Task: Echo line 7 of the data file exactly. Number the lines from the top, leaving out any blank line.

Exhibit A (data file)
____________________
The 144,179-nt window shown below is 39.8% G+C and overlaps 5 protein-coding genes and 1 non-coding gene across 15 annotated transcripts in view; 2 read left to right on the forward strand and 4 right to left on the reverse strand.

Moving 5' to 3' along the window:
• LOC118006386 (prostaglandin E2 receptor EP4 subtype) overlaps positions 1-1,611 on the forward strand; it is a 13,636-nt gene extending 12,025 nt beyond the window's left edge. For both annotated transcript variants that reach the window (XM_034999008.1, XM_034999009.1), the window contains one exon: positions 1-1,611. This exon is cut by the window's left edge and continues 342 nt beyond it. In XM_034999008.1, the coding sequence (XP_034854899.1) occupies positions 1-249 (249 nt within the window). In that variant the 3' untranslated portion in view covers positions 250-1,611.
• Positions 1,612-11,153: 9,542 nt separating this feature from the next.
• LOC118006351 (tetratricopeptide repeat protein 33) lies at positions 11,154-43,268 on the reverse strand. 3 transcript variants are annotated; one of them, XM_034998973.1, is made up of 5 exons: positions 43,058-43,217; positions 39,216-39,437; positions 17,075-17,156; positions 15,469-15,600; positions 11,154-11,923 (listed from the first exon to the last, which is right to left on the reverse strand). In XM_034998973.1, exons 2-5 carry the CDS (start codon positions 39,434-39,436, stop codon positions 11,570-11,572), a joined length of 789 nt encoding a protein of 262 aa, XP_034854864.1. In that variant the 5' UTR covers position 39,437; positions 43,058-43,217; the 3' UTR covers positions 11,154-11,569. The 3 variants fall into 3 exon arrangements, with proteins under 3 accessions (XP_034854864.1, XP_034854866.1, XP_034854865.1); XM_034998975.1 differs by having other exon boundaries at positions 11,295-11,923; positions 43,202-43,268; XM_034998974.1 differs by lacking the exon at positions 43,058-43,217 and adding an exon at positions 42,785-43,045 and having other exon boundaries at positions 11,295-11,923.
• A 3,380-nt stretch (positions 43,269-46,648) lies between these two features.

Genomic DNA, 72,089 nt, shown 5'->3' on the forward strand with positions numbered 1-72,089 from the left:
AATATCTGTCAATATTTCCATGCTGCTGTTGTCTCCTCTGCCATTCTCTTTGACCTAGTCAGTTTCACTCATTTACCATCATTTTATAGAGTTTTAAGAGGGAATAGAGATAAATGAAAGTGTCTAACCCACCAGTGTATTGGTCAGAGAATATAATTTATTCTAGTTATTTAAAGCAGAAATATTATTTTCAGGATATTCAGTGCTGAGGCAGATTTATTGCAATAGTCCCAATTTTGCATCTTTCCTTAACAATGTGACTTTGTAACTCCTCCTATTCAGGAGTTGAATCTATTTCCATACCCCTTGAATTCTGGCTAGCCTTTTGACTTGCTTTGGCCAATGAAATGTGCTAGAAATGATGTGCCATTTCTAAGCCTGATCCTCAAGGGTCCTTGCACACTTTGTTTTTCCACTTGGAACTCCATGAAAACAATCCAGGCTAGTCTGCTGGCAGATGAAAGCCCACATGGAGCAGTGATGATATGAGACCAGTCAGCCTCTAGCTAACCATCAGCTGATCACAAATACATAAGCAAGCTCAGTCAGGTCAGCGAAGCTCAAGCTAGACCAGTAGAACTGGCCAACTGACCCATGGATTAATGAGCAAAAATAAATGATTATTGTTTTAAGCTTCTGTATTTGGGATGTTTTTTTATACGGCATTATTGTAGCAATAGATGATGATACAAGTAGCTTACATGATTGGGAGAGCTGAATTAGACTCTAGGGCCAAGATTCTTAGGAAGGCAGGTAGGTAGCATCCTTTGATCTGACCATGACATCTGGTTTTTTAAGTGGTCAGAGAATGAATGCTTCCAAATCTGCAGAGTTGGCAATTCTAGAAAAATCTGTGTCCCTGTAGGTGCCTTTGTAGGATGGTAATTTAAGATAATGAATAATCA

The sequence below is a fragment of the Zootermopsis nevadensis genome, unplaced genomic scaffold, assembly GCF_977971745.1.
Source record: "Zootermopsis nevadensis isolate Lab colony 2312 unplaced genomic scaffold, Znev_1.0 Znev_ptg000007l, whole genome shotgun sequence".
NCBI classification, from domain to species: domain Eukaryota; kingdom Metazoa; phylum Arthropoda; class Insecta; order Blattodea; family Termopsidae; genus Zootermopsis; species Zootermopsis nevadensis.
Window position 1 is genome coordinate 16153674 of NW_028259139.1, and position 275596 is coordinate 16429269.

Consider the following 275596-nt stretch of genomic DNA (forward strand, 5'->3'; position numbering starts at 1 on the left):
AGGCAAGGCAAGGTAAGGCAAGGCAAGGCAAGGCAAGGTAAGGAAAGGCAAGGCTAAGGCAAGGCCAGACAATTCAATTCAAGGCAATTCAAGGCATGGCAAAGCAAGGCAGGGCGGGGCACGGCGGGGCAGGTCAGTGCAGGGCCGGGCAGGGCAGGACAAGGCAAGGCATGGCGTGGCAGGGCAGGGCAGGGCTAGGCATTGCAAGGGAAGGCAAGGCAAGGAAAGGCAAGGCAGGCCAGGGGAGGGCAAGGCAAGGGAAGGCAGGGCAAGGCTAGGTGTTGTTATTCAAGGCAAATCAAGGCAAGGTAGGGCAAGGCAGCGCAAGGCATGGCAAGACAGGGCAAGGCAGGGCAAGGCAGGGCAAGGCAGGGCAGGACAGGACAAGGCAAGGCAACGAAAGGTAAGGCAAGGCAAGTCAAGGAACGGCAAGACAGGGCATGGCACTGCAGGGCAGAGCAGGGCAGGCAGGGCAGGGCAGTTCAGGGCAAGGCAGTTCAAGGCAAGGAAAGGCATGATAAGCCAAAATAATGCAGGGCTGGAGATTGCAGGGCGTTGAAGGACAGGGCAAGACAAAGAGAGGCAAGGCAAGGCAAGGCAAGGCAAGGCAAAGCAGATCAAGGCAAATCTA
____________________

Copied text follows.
Genomic DNA, 72,089 nt, shown 5'->3' on the forward strand with positions numbered 1-72,089 from the left: